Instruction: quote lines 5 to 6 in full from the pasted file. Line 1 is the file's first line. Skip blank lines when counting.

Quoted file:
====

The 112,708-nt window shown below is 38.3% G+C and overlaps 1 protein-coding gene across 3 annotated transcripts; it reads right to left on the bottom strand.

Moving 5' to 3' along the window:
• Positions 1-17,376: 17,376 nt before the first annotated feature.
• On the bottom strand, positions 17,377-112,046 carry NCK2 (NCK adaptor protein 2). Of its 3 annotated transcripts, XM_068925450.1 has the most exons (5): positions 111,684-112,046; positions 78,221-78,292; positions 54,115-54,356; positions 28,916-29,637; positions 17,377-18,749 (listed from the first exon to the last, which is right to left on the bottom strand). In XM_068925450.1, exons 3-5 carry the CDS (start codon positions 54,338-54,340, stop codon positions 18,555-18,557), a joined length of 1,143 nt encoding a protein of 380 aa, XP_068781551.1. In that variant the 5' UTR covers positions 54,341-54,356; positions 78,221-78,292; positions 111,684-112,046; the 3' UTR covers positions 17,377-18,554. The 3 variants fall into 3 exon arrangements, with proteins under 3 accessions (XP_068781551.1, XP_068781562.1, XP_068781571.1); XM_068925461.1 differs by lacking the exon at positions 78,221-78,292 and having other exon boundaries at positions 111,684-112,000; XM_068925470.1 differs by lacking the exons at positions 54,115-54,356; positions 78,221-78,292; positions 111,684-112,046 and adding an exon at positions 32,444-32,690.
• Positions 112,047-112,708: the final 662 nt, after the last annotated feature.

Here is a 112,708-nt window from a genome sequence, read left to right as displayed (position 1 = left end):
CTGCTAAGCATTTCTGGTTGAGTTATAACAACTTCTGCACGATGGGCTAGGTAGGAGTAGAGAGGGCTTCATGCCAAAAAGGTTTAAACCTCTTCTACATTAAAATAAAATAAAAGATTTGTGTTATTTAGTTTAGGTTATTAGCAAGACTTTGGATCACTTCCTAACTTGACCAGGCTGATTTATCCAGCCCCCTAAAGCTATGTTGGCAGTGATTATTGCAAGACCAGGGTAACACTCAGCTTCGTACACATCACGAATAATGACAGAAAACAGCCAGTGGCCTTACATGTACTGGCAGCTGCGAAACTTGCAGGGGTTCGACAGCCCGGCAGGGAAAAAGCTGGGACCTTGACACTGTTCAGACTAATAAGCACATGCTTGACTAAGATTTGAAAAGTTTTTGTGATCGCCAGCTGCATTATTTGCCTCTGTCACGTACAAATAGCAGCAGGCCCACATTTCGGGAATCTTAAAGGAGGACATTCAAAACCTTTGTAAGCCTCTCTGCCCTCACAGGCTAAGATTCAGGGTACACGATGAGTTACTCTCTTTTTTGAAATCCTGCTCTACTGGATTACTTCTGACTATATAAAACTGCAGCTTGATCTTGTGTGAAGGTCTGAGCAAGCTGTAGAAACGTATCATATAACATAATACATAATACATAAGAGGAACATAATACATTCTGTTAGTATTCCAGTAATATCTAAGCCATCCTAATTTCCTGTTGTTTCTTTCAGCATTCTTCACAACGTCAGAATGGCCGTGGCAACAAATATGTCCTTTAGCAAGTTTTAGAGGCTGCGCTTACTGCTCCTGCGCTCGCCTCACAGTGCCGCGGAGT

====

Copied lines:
• Positions 112,047-112,708: the final 662 nt, after the last annotated feature.

Here is a 112,708-nt window from a genome sequence, read left to right as displayed (position 1 = left end):